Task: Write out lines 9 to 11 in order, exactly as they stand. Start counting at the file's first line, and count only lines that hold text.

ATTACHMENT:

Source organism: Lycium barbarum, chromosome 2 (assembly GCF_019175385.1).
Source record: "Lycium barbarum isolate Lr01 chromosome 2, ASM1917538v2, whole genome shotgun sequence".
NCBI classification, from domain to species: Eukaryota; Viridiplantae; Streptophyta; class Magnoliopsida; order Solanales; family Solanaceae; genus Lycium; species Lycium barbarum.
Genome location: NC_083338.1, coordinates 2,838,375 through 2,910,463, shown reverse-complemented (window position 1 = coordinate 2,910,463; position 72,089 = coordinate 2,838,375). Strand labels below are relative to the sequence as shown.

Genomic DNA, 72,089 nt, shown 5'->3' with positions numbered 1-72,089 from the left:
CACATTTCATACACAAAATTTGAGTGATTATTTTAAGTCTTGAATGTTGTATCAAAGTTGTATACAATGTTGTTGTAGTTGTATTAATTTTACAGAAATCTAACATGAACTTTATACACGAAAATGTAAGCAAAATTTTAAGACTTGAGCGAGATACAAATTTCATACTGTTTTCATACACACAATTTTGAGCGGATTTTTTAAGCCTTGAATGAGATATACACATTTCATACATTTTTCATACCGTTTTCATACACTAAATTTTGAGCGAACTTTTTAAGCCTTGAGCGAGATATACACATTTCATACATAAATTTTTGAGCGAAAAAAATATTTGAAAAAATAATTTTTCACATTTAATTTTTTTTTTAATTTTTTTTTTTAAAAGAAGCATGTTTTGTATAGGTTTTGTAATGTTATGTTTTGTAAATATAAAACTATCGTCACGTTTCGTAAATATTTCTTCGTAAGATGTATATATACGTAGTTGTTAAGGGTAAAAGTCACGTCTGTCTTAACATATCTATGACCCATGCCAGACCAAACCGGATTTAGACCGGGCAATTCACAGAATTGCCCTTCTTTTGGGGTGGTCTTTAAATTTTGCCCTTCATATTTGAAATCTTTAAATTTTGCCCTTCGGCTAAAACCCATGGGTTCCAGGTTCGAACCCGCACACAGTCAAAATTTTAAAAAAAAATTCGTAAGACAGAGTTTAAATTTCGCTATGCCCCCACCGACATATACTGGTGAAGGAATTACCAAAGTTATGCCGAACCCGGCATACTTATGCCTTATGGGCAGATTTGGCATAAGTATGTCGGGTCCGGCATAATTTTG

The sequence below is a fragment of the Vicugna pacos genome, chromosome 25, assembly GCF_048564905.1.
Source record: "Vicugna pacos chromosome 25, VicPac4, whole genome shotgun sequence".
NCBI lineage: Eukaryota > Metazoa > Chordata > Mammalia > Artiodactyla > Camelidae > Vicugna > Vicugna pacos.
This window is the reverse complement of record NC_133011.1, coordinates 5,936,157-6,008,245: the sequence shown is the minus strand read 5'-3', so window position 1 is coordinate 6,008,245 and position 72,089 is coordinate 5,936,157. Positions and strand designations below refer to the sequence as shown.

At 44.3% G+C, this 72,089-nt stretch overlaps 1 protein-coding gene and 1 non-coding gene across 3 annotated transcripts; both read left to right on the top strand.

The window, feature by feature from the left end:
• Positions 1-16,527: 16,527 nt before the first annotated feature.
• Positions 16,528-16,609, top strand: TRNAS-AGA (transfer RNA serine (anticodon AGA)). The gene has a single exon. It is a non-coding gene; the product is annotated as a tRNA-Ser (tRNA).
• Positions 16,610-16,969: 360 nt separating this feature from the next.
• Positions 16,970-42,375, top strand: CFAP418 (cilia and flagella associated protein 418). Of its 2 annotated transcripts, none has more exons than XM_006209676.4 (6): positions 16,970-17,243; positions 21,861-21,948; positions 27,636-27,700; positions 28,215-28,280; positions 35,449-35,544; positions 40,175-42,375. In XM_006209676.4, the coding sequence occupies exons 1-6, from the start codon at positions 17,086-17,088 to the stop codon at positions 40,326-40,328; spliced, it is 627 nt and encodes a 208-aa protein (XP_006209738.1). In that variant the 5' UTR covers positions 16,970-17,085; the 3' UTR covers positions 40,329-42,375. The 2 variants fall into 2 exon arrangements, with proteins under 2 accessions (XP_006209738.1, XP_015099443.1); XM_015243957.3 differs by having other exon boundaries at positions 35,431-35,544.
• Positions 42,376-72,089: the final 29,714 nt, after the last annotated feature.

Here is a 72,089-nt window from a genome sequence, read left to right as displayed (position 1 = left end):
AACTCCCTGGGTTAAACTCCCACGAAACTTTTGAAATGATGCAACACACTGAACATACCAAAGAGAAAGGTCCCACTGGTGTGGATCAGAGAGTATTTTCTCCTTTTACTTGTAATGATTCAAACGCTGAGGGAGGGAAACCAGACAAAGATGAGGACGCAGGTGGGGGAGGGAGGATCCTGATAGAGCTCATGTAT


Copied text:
NCBI lineage: Eukaryota > Metazoa > Chordata > Mammalia > Artiodactyla > Camelidae > Vicugna > Vicugna pacos.
This window is the reverse complement of record NC_133011.1, coordinates 5,936,157-6,008,245: the sequence shown is the minus strand read 5'-3', so window position 1 is coordinate 6,008,245 and position 72,089 is coordinate 5,936,157. Positions and strand designations below refer to the sequence as shown.

At 44.3% G+C, this 72,089-nt stretch overlaps 1 protein-coding gene and 1 non-coding gene across 3 annotated transcripts; both read left to right on the top strand.